Aerospace and Defense in India: An Important Security Partner and Expanding Commercial Market
December 19, 2018
Recently, I had the opportunity to travel to India and visit with government, industry and nonprofit leaders as part of a seven-person bipartisan American Council of Young Political Leaders (ACYPL) delegation. The ACYPL has coordinated leadership exchanges between the U.S. and India since 1979 and were responsible for now Prime Minister Modi’s first and only visit to the U.S. before becoming Prime Minister. Our group included individuals from different professions and parts of the U.S., and we all appreciated this unique situation where we could share ideas with counterparts in India.
ACYPL’s leadership exchange partner, the Federation of Indian Chambers of Commerce and Industry (FICCI), coordinated cultural and policy discussions with a variety of entities in three different areas of the country: New Delhi (India’s capital), Lucknow (the capital of the most populous state in the world) and Bengaluru (formerly Bangalore and now the Indian Silicon Valley). Each location presented different customs, industry and cuisine, but the common theme throughout the visit was opportunity; opportunity for the Indian people and opportunity for increased global trade as India’s GDP continues to grow rapidly (reports by FICCI estimate that the Indian GDP could grow as high a $9 trillion by 2030 and $40 trillion by 2047).
As India’s economy grows, commercial air travel is also increasing, as evidenced by the country’s remarkable growth in airport construction. At a briefing with the Indian embassy, the economic officer told us that 10 years ago India had only 17 airports across the country. Now the goal is to have 45 by 2025. As a result, they expect to need approximately 2,000 new civilian aircraft in the next 15 years. That means the question is not whether the Indian commercial aircraft market will grow, but what country will be their leading trading partner as the growth continues?
Along with our economic relationship, the US–India defense partnership is becoming increasingly important. This special relationship was made official in 2016, when the United States declared India a “major defense partner.” This fall, there was a push by both countries to elevate their strategic ties at their first “2+2 dialogue” that centered on key issues, including national defense. The first billboard I saw after landing in New Delhi was a fighter jet advertising Aero India – the Bengaluru air show. While their aerospace industry is still developing, there’s increased focused on building capacity to enter the supply chain in defense items and a desire from both the Indian government and industry to contribute to the global supply chain.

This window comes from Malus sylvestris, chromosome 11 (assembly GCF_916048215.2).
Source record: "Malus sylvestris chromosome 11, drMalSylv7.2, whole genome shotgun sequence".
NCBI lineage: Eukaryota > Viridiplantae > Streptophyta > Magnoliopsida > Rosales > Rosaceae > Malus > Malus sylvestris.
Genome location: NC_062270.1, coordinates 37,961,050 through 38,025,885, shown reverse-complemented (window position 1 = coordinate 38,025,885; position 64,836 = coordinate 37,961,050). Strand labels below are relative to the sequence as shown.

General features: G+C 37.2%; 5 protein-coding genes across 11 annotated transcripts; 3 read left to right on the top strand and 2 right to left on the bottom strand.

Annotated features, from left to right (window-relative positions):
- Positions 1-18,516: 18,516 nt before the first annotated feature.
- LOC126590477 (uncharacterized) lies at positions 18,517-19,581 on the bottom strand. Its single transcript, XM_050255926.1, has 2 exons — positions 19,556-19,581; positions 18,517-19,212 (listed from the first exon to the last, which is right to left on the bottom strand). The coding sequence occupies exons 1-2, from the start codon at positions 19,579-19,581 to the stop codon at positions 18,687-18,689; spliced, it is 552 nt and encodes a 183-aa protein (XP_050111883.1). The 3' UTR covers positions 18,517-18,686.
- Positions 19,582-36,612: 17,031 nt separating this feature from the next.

This growing partnership was highlighted recently by Cope India 2018 — a 12-day joint exercise between the U.S. and Indian Air Force. At the conclusion, officials of both countries called for such joint exercises to be held more frequently. While this is a promising development, India still has substantial ties with potential adversaries. But increasing trade can develop this relationship with an important nation that is growing its military capability.
Our two nations also face a similar challenge across our defense and aerospace sectors: addressing the skills gap in manufacturing. At its current rate, FICCI reported that the Indian economy has been creating employment for 5 to 5.5 million people each year. But even at that rate, every year one million new entrants seeking employment cannot find productive work. And while India’s education system is improving, many students are focusing on jobs in information technology, which leaves the manufacturing sector lacking when it comes to new hires.
This problem was brought up in multiple meetings during my trip, which allowed me to introduce the Team America Rocketry Challenge and International Rocketry Challenge. Each year, AIA supports American teams competing against British, French and Japanese teams, and India could potentially join this competition as a way to grow student interest in aerospace at a young age. During our trip, we visited four different schools and saw children who were not only eager to learn, but also ready to lead in areas of the environment or sanitation, two major challenges across the country. I have no doubt their determination and perseverance would lead to success in the Rocketry Challenge – and the aerospace industry.
The growth of our sector in India seems inevitable, but the major partner nations are still uncertain. I am confident that through commercial opportunities, defense cooperation or student rocketry competitions, there will be countless chances for U.S.–Indian aerospace collaboration in the future. It was an honor to be selected by ACYPL for this once in a lifetime opportunity, and I look forward to advocating for improved access to trade and a stronger security partnership between our two countries.